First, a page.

Bulletin of the American Physical Society
APS April Meeting 2015
Volume 60, Number 4
Saturday–Tuesday, April 11–14, 2015; Baltimore, Maryland
Session Y16: Advances in Particle Theory |
Hide Abstracts |
Sponsoring Units: DPF Chair: JoAnne Hewett, SLAC National Accelerator Laboratory Room: Key 12 |
Tuesday, April 14, 2015 1:30PM - 1:42PM |
Y16.00001: Generalized Pure Density Matrices and the Standard Model Carl Brannen We consider generalizations of pure density matrices that have $\rho\rho=\rho$, but give up the trace=1 requirement. Given a representation of a quantum algebra in $N\times N$ complex matrices, the elements that satisfy $\rho\rho=\rho$ can be taken to be pure density matrix states. In the Standard Model, particles from different ``superselection sectors'' cannot form linear superpositions. For example, it is impossible to form a linear superposition between an electron and a neutrino. We report that some quantum algebras give symmetry, particle and generation content, gauge freedom, and superselection sectors that are similar to those of the Standard Model. Our lecture will consider as an example the $4\times 4$ complex matrices. There are 16 that are diagonal with $\rho\rho=\rho$. The 4 with trace=1 give the usual pure density matrices. We will show that the 6 with trace=2 form an $SU(3)$ triplet of three superselection sectors, with each sector consisting of an $SU(2)$ doublet. Considering one of these sectors, the mapping to $SU(2)$ is not unique; there is an $SU(2)$ gauge freedom. This gauge freedom is an analogy to the $U(1)$ gauge freedom that arises when converting a pure density matrix to a state vector. [Preview Abstract] |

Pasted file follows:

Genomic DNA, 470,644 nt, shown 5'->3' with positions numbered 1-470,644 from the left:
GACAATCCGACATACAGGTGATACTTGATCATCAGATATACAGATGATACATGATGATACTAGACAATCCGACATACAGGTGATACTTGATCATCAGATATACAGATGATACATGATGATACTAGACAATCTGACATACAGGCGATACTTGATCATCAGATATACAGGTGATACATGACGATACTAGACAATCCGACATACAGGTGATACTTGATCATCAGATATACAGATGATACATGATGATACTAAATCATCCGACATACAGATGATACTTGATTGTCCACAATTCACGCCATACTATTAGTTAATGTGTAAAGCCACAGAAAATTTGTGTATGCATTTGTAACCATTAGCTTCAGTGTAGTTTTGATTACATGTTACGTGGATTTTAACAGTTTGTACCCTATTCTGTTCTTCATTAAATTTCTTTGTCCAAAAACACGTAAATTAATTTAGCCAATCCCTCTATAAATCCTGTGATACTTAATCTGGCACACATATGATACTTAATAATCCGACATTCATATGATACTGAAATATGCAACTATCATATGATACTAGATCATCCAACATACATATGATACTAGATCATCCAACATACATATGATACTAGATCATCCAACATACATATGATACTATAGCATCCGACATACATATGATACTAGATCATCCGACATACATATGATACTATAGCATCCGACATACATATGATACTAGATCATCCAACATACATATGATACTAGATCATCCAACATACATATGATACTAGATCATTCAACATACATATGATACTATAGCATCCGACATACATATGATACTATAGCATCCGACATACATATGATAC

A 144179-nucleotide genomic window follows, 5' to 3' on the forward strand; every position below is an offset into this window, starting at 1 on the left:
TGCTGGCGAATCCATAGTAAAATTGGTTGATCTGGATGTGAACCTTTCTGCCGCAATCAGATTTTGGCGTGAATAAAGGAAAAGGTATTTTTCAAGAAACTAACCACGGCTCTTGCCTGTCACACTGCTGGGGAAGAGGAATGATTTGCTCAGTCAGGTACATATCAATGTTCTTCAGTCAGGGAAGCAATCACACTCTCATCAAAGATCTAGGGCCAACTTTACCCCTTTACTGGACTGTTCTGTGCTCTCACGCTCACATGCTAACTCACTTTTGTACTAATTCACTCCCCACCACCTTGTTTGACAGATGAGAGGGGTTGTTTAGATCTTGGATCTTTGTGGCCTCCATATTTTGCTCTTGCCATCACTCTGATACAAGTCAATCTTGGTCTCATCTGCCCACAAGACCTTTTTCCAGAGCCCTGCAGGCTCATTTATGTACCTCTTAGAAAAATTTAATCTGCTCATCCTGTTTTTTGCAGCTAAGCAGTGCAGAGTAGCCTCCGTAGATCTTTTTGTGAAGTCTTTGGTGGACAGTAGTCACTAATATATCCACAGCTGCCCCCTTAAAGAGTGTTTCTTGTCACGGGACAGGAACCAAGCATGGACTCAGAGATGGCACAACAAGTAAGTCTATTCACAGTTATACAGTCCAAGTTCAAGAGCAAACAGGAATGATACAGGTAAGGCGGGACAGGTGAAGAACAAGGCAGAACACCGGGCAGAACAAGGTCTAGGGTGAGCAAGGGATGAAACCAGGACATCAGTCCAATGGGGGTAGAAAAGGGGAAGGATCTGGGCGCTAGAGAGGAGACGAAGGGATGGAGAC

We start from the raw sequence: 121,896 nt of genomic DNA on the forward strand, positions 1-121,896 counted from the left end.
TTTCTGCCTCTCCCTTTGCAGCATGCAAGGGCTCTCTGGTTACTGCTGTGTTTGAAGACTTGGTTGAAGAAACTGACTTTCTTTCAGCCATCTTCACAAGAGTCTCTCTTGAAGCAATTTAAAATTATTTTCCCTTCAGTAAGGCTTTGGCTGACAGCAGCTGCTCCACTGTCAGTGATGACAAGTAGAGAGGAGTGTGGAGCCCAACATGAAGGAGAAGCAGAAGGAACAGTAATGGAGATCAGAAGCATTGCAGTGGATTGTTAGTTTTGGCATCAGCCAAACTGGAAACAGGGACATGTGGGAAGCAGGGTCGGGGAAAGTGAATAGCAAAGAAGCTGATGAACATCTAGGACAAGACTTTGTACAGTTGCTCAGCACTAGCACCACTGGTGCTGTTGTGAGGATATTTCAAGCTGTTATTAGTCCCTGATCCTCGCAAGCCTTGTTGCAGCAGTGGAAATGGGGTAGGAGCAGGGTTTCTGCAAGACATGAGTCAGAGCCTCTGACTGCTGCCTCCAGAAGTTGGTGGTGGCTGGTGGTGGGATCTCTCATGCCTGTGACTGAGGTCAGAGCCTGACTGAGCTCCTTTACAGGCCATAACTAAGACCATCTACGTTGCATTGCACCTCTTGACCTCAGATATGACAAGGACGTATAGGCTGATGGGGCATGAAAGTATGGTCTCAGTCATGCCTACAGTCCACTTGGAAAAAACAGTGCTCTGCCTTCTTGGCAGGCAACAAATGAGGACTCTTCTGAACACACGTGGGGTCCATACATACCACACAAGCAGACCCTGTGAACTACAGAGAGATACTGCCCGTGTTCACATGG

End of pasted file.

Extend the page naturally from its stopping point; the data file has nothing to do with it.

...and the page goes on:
Tuesday, April 14, 2015 1:42PM - 1:54PM |
Y16.00002: Symmetric blocking and renormalization in lattice N=4 super Yang-Mills Joel Giedt, Simon Catterall The form of the long distance effective action of the twisted lattice ${\cal N}=4$ super Yang-Mills theory depends on having a real space renormalization group transformation that preserves the original lattice properties, both the symmetries and the geometric interpretation of the fields. We have found such a transformation and have exhibited its behavior through a preliminary Monte Carlo renormalization group calculation. Other results regarding the number of counterterms are also obtained by considering rescalings of the lattice fields. [Preview Abstract] |
Tuesday, April 14, 2015 1:54PM - 2:06PM |
Y16.00003: Super-Adiabatic Particle Number in Schwinger and de Sitter Particle Production Robert Dabrowski, Gerald Dunne We consider the time evolution of the adiabatic particle number in both time-dependent electric fields and in de Sitter spaces, and define a super-adiabatic particle number in which the (divergent) adiabatic expansion is truncated at optimal order. In this super-adiabatic basis, the particle number evolves smoothly in time, according to Berry's universal adiabatic smoothing of the Stokes phenomenon. This super-adiabatic basis also illustrates clearly the quantum interference effects associated with particle production, in particular for sequences of time-dependent electric field pulses, and in eternal de Sitter space where there is constructive interference in even dimensions, and destructive interference in odd dimensions. [Preview Abstract] |
Tuesday, April 14, 2015 2:06PM - 2:18PM |